The lesser-known football banning orders which police have tried - and failed - to use in the North East

Concerns have been raised about the attempted use of a little-known yet controversial form of football banning order (FBO) which police in the North East have attempted to use.

Thursday, 6th January 2022, 11:47 am
Updated Thursday, 6th January 2022, 12:11 pm
Concerns have been raised over a lesser-known form of football banning order.

Most UK sports fans will be aware of the existence of FBOs, commonly employed to try and keep thugs and other offenders out of stadiums.

In most cases, forces seek to impose orders after a person has been convicted of a “football-related offence”, which can cover anything from violence at a match, to being caught drink driving to or from a game.

But a subsection of the legislation also allows police to seek a banning order even where no crime has been proven, simply if they suspect an individual may pose a risk.

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In the North East, since 2017, Northumbria Police made seven attempts to bar spectators under such rules – all of which were rejected by the courts.

“Because of the history around football hooliganism and the ‘English disease’, some quite draconian and punitive legislation was rushed through with no scrutiny,” said Amanda Jacks, a case worker with the Football Supporters’ Association.

“There’s a long list of ‘football-related offences’ which apply to FBOs, [which] shows how far removed from their original purpose some of these are.”

She added: “While we’re in a better place than we were, we still see applications for people not previously known to the police and for people convicted of offences which don’t include violence or disorder.”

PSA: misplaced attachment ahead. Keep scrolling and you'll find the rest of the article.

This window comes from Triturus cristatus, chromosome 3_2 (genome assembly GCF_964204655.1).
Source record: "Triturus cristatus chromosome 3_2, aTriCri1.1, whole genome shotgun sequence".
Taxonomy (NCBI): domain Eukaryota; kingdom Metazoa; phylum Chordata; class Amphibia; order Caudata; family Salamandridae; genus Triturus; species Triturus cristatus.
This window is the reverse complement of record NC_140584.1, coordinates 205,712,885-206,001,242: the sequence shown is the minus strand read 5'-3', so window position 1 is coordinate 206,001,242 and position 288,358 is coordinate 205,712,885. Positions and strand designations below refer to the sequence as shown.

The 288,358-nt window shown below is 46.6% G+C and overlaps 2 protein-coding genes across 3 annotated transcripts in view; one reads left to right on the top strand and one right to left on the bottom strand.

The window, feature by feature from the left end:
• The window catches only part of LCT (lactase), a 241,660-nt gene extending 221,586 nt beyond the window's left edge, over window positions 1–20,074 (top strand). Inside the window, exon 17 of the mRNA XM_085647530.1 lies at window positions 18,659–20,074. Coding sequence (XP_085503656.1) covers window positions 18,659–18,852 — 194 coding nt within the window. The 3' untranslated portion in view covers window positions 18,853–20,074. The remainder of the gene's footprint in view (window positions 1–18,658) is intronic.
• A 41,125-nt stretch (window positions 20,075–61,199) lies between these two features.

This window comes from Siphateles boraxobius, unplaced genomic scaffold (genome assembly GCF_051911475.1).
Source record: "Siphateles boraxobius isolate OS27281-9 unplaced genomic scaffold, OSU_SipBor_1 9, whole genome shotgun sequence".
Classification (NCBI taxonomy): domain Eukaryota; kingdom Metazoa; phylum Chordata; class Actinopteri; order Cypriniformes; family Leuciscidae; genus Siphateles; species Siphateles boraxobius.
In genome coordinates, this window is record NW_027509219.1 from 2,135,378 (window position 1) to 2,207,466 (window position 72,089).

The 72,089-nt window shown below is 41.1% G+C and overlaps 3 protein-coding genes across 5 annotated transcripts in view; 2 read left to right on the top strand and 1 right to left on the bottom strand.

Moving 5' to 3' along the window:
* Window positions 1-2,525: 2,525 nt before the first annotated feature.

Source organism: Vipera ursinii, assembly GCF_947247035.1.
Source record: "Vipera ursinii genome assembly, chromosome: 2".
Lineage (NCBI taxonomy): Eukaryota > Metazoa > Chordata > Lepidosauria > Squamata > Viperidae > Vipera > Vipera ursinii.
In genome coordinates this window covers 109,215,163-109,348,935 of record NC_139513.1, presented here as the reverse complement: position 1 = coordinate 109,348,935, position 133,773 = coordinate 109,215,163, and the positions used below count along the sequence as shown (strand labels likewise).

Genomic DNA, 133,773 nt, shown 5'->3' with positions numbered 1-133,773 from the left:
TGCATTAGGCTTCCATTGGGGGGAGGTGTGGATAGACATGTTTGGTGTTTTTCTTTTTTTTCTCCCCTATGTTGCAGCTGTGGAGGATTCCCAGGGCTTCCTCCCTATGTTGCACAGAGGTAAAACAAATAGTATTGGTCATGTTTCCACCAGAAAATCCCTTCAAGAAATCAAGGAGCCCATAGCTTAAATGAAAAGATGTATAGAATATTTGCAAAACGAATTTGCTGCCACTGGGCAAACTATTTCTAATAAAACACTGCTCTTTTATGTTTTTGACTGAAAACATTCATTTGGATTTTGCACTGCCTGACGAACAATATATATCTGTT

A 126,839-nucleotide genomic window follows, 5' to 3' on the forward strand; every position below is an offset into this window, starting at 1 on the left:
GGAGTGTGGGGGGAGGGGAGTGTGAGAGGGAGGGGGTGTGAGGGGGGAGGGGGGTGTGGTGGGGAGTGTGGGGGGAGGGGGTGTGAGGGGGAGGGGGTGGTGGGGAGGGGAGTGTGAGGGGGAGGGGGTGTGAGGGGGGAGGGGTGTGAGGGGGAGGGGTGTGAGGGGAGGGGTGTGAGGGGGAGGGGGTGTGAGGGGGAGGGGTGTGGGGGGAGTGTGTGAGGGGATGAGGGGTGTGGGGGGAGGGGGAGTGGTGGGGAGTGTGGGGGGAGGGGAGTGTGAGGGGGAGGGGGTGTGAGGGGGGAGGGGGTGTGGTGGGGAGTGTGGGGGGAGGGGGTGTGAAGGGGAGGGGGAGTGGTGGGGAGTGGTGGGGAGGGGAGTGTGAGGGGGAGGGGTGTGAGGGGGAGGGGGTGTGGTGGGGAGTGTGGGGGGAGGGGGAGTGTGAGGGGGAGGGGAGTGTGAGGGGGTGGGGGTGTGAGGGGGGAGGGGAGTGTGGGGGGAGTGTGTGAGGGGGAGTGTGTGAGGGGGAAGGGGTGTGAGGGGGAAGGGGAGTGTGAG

The vast majority of FBO’s are issued under section 14A of the Football Spectators Act, relating to fans convicted of an offence.

Since 2017, Northumbria Police has made banning applications under these powers 126 times, of which 115 were granted.

Powers under section 14B of the same act allow bans “on complaint”, where no previous offence has been proven.

Speculating why Northumbria Police had been unsuccessful in its 14B applications, Jacks suggested it could have been down to successful argument by a lawyer, or that the intended subject of the ban “might have got lucky with a judge or magistrate who knew what they were doing”.

Jacks added: “With 14B, the police can provide evidence up to 10 years old which suggests banning an individual will prevent future violence or disorder, which could include information the subject is unaware of.

“And the first thing a person will know about it will be either receiving it through the post, or when the police knock on their door.”

Across England and Wales, 1,577 FBOs were issued, from the start of the 2017/18 season to the end of the 2020/21 term, according to Home Office figures.

However, these numbers do not differentiate between those approved under 14A or 14B powers.

The 14B powers have also worried civil liberties groups, with Jodie Beck, policy and campaigns officer at Liberty, a campaign organisation, warning similar restrictions could be extended to protest rights, “threatening everyone’s ability to speak out and stand up for what they believe in.”

Responding to the concerns, a spokesman for Northumbria Police said: “Football fans in the North East are among the most knowledgeable and passionate in the entire country, and we are proud of the relationship we have with supporter groups and clubs across Northumbria.

“While the overwhelming majority of supporters do behave responsibly when attending fixtures both at home and away, a minority of individuals can look to cause trouble or disorder.

“We have a zero-tolerance approach towards these individuals and are committed to using all tactics at our disposal – including the application of football banning orders – in order to ensure the safety of fans and the wider community.”

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